|Portia Williams | Daily Times Chief of Police Rob Ware|
As cases of elder abuse continue to increase, Miller, Emergency Medical Program director of SOMC, and Portsmouth Chief of Police Rob Ware, dispensed a wealth of knowledge and information use to combat the growing problem in the local community at the Welcome Center. Miller said the basis of his presentation was the level of impact elder abuse has upon the local community.
“We discussed the issue of elder abuse, and its level of impact upon our community, and the impact that it will have as our population ages,” Miller said. “We talked about the different types of elder abuse that are prevalent in our community, and how we can help them. Mostly, it is to shine a light on the problem, most people know that it is there, and that it is a problem, but then as a group we can start formulating a plan on how to fix it.
Ware spoke extensively about avoiding financial exploitation. He said the sooner the signs of elder abuse are detected, the better elders are in the long run.
“I think that it is critically important that we educate the public on the signs of elder abuse,” Ware said. “As I stated before, things fly under the radar and are so subtle, that if you don’t have the professional community looking out for elders, is of the utmost important. The sooner we notice and know how to detect the signs, the sooner we are able to catch the culprits, before the life savings of an elder is wiped out.”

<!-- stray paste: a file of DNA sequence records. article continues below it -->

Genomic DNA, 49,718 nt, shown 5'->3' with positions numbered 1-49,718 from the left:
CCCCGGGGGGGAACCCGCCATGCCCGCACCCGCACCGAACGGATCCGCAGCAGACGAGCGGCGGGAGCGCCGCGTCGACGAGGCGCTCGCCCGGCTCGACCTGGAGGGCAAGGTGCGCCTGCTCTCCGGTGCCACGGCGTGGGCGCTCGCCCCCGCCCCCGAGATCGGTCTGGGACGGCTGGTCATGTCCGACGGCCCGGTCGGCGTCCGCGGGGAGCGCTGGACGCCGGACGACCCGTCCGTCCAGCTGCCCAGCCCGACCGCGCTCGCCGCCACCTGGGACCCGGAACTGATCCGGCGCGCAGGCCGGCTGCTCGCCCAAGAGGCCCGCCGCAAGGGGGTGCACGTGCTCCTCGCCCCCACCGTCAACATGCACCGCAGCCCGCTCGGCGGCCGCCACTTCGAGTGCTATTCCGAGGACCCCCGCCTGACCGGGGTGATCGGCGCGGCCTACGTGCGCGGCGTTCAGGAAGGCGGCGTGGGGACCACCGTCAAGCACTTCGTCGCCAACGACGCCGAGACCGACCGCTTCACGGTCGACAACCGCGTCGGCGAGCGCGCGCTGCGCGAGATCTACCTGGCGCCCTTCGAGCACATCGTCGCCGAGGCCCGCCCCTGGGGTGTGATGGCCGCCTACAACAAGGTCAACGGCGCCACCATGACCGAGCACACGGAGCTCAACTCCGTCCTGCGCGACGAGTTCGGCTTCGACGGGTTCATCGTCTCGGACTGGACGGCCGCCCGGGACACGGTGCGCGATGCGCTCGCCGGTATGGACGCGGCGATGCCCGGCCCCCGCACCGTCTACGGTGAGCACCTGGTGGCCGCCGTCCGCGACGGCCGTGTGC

At the conclusion of the presentations Ware recognized and presented award the winning students of a local essay contest that was held by the Scioto County Elder Abuse Task Force. The students were asked to write about an elderly adult who has made a difference in their life, what they were able to learn from that particular adult and what they do for them to show appreciation.
The first place winner of the essay contest was Jonas Cooper who wrote about his grandfather. Cooper received a $100 gift car. Second place was Abigail Puckett, who wrote about her grandmother. Puckett received a $50 gift card. Both Cooper and Puckett are junior high school students at East Portsmouth Elementary School, and their teacher is Kristen Wawro.
Wawro, said both Cooper and Puckett are talented students who she is proud of.
“They are both very good writers, and it is really nice for them to write about people that are extremely important to them, and I am very proud of their accomplishments,”Wawro said.
Hope Blizzard, medical staff liaison of SOMC, said discussing elder abuse is critical.
“I think that it is very important to bring to light the issue of elder abuse and financial abuse and the different types of elder abuse in the world,” Blizzard said. “I also admire how this younger generation is coming up, and all of the positive things that they are learning from their elders so I think it was a happy end
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Elder Abuse Day exposed at Healthy Exchange